Mandatory sentences for child sex offences has been voted down by the state's upper house for the second time in three years.
The bill, that would have imposed minimum sentences of between two years and four years for sexual intercourse with a young person under aggravating circumstances through to rape, was defeated seven votes to five.
Independent MLCs Rosemary Armitage, Ivan Dean, and Tania Rattray voted with with government members.
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The government agreed to a pair for absent independent member Meg Webb.
The bill would have imposed a term of:
- four years' imprisonment for the rape of a victim under 17 years old
- four years' imprisonment maintaining a sexual relationship with a young person where rape occurred;
- three years' imprisonment for the crime of maintaining a sexual relationship with a young person under aggravating circumstances;
- two years' imprisonment for the crime of sexual intercourse with a young person under aggravating circumstances.
The bill also sought to impose a minimum of six months imprisonment for serious bodily harm to an on-duty frontline worker.
Hobart independent Rob Valentine, a survivor of child sexual abuse, said his stance against the bill remained the same as it did in 2017.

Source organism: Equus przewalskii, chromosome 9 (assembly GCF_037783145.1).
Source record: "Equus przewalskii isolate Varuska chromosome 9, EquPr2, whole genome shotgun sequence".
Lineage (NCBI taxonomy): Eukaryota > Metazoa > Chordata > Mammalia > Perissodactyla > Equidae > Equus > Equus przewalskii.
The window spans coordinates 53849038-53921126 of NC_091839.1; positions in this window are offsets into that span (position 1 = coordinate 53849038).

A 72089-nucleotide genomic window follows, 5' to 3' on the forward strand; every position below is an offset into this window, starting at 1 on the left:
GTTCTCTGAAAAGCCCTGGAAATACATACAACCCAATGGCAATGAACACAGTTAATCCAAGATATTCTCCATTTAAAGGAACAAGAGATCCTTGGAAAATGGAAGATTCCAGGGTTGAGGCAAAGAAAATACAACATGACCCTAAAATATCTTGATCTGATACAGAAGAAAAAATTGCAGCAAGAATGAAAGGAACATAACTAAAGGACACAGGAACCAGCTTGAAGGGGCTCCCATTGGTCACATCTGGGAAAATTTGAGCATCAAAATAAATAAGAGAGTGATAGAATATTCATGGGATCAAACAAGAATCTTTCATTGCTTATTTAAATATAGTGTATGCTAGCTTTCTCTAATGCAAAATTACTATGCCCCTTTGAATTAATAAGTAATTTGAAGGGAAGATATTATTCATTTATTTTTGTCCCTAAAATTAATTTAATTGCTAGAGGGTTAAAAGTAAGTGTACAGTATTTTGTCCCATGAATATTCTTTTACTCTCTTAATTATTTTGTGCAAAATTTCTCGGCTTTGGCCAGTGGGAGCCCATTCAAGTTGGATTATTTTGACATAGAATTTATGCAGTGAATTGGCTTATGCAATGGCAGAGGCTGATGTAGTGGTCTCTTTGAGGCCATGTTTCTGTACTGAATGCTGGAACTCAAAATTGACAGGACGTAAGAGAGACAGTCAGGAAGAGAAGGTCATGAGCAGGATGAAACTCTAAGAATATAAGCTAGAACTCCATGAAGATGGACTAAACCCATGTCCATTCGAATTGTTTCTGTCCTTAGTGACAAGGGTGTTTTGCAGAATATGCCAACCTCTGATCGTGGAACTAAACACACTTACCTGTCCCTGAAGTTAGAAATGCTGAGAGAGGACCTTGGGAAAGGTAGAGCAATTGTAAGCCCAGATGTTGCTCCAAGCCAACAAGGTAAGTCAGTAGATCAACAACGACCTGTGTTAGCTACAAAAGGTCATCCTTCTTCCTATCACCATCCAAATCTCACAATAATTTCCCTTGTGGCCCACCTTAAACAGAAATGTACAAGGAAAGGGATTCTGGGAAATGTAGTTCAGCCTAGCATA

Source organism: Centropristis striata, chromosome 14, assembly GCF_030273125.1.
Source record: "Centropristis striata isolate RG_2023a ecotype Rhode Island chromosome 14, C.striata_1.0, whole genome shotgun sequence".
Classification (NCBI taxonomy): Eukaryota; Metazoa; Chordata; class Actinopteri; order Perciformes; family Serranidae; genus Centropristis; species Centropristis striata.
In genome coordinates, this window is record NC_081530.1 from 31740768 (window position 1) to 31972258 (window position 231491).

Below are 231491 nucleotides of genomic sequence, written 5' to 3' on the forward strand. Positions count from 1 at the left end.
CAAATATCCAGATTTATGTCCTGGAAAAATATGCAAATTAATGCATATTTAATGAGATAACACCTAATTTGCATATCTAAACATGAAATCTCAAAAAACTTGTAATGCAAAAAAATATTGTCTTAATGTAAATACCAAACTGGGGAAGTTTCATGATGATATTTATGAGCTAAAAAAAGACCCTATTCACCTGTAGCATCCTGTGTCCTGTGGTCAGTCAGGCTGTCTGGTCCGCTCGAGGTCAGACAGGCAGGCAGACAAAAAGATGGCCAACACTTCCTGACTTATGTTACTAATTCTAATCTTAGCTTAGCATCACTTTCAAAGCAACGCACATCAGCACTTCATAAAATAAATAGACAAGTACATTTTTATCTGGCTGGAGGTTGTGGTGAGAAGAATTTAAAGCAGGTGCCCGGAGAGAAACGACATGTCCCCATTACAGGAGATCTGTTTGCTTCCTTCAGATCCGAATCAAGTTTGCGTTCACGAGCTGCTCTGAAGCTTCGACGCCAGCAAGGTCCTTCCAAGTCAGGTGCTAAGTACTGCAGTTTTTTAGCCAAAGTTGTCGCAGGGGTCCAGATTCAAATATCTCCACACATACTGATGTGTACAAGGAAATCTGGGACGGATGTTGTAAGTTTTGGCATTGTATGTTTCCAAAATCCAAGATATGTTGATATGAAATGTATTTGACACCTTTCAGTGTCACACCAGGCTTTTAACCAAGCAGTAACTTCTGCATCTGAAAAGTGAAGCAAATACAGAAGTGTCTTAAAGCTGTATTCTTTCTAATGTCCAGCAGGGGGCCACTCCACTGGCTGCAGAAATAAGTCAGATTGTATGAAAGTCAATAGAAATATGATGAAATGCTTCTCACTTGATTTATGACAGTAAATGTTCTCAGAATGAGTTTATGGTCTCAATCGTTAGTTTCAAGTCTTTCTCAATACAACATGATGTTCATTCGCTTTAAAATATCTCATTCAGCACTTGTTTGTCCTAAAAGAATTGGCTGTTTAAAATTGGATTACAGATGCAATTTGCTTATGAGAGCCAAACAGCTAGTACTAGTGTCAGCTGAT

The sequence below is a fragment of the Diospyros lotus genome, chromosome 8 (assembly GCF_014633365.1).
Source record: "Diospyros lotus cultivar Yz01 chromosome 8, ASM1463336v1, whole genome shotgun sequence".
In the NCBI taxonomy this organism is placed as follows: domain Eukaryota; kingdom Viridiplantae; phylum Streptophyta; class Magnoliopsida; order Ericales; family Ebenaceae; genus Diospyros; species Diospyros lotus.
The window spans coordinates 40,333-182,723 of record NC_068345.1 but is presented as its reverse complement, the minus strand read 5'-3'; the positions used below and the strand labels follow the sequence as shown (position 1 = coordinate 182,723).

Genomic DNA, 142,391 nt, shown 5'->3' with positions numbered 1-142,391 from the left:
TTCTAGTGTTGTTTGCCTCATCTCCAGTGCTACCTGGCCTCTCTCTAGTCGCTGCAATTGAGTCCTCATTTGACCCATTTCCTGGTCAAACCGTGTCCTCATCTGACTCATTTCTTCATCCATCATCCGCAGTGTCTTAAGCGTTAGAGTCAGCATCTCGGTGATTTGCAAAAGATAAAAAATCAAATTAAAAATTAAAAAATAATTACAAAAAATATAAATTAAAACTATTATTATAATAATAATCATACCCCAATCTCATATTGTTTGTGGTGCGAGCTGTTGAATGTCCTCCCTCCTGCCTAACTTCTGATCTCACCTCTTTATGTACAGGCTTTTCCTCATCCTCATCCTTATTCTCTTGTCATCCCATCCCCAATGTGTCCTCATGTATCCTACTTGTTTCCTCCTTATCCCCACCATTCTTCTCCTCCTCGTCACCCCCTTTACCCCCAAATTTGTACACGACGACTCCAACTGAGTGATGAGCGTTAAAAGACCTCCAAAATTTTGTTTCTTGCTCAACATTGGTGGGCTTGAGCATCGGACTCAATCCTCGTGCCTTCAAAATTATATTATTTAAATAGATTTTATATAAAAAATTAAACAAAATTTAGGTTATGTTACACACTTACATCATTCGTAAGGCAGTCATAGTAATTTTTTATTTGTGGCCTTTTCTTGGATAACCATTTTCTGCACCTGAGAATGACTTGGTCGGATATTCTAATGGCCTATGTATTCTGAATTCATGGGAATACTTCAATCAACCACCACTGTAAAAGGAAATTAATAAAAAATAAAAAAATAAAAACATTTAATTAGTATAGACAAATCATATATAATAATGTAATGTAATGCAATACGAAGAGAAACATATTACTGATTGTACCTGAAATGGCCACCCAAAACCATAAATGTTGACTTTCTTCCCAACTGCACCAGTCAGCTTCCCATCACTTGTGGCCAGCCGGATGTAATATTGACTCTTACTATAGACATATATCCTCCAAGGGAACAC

"I can identify with those people that feel aggrieved and carry a burden through their lives, but there is nothing I want more than true justice to be applied," he said.
Launceston independent MLC Rosemary Armitage said even though she saw issues with the legislation, she supported it.
"I question whether mandatory sentencing leans too far the wrong way and what implications that has on the confidence we invest in our judiciary," she said.
Labor have a longheld position against the imposition of mandatory sentences.
Labor's Sarah Lovell said the prospect of mandatory sentences on child sex offenders would likely make alleged perpetrators make more pleas of not guilty.
This would then put victims through the trauma of a trial, she said.
Ms Lovell said the state's Sentencing Advisory Council in 2015 had found mandatory sentences had no impact on the rate of offending.
Beyond Abuse chief executive Steve Fisher in a letter to Legislative Council members said the bill had the potential to greatly influence public perception of sexual abuse.
"We believe that this bill will give sentencing judges and magistrates the confidence to give more realistic sentences," he said.
"Currently they err on the side of caution as their concern is if they give a more realistic sentence, it may well be overturned on appeal as perpetrators can argue that it is manifestly excessive compared to previous sentences."
Attorney-General Elise Archer after the vote vowed to bring the legislation before Parliament again.
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